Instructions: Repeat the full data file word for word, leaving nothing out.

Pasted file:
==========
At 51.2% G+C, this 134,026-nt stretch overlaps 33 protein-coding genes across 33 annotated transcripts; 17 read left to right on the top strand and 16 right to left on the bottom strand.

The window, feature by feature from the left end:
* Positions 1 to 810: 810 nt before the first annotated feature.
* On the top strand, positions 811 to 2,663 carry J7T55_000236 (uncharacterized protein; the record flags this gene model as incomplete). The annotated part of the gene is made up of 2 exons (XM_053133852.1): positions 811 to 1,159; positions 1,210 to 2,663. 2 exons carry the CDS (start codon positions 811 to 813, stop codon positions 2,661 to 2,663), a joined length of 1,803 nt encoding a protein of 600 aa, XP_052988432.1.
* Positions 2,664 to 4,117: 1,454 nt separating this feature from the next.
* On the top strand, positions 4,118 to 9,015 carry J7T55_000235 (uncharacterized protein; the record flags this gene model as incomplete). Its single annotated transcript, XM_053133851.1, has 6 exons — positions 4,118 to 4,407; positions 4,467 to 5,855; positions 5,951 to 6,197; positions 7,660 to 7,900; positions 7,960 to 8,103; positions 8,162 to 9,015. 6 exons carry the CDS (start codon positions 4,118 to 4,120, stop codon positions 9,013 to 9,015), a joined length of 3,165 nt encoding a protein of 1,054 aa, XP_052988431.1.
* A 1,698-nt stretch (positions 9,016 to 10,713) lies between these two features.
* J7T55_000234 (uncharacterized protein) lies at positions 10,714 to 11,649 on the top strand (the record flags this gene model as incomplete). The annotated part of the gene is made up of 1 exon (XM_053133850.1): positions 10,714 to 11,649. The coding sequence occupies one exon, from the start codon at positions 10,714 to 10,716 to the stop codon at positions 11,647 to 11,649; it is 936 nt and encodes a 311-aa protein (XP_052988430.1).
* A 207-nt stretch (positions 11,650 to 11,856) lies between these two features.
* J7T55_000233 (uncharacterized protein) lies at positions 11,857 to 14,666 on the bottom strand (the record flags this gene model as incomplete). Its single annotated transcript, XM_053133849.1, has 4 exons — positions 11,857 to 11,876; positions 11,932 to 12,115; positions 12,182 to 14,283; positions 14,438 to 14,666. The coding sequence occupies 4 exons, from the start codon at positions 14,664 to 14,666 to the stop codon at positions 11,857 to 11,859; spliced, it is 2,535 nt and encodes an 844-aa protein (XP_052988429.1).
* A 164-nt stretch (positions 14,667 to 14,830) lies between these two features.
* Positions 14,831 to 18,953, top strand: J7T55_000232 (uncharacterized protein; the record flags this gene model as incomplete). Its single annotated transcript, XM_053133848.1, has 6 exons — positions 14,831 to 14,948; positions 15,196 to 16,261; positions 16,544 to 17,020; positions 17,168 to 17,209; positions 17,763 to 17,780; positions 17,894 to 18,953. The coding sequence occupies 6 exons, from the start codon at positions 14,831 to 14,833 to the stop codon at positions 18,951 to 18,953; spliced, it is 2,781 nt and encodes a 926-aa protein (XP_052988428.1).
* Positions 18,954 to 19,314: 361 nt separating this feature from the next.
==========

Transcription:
At 51.2% G+C, this 134,026-nt stretch overlaps 33 protein-coding genes across 33 annotated transcripts; 17 read left to right on the top strand and 16 right to left on the bottom strand.

The window, feature by feature from the left end:
* Positions 1 to 810: 810 nt before the first annotated feature.
* On the top strand, positions 811 to 2,663 carry J7T55_000236 (uncharacterized protein; the record flags this gene model as incomplete). The annotated part of the gene is made up of 2 exons (XM_053133852.1): positions 811 to 1,159; positions 1,210 to 2,663. 2 exons carry the CDS (start codon positions 811 to 813, stop codon positions 2,661 to 2,663), a joined length of 1,803 nt encoding a protein of 600 aa, XP_052988432.1.
* Positions 2,664 to 4,117: 1,454 nt separating this feature from the next.
* On the top strand, positions 4,118 to 9,015 carry J7T55_000235 (uncharacterized protein; the record flags this gene model as incomplete). Its single annotated transcript, XM_053133851.1, has 6 exons — positions 4,118 to 4,407; positions 4,467 to 5,855; positions 5,951 to 6,197; positions 7,660 to 7,900; positions 7,960 to 8,103; positions 8,162 to 9,015. 6 exons carry the CDS (start codon positions 4,118 to 4,120, stop codon positions 9,013 to 9,015), a joined length of 3,165 nt encoding a protein of 1,054 aa, XP_052988431.1.
* A 1,698-nt stretch (positions 9,016 to 10,713) lies between these two features.
* J7T55_000234 (uncharacterized protein) lies at positions 10,714 to 11,649 on the top strand (the record flags this gene model as incomplete). The annotated part of the gene is made up of 1 exon (XM_053133850.1): positions 10,714 to 11,649. The coding sequence occupies one exon, from the start codon at positions 10,714 to 10,716 to the stop codon at positions 11,647 to 11,649; it is 936 nt and encodes a 311-aa protein (XP_052988430.1).
* A 207-nt stretch (positions 11,650 to 11,856) lies between these two features.
* J7T55_000233 (uncharacterized protein) lies at positions 11,857 to 14,666 on the bottom strand (the record flags this gene model as incomplete). Its single annotated transcript, XM_053133849.1, has 4 exons — positions 11,857 to 11,876; positions 11,932 to 12,115; positions 12,182 to 14,283; positions 14,438 to 14,666. The coding sequence occupies 4 exons, from the start codon at positions 14,664 to 14,666 to the stop codon at positions 11,857 to 11,859; spliced, it is 2,535 nt and encodes an 844-aa protein (XP_052988429.1).
* A 164-nt stretch (positions 14,667 to 14,830) lies between these two features.
* Positions 14,831 to 18,953, top strand: J7T55_000232 (uncharacterized protein; the record flags this gene model as incomplete). Its single annotated transcript, XM_053133848.1, has 6 exons — positions 14,831 to 14,948; positions 15,196 to 16,261; positions 16,544 to 17,020; positions 17,168 to 17,209; positions 17,763 to 17,780; positions 17,894 to 18,953. The coding sequence occupies 6 exons, from the start codon at positions 14,831 to 14,833 to the stop codon at positions 18,951 to 18,953; spliced, it is 2,781 nt and encodes a 926-aa protein (XP_052988428.1).
* Positions 18,954 to 19,314: 361 nt separating this feature from the next.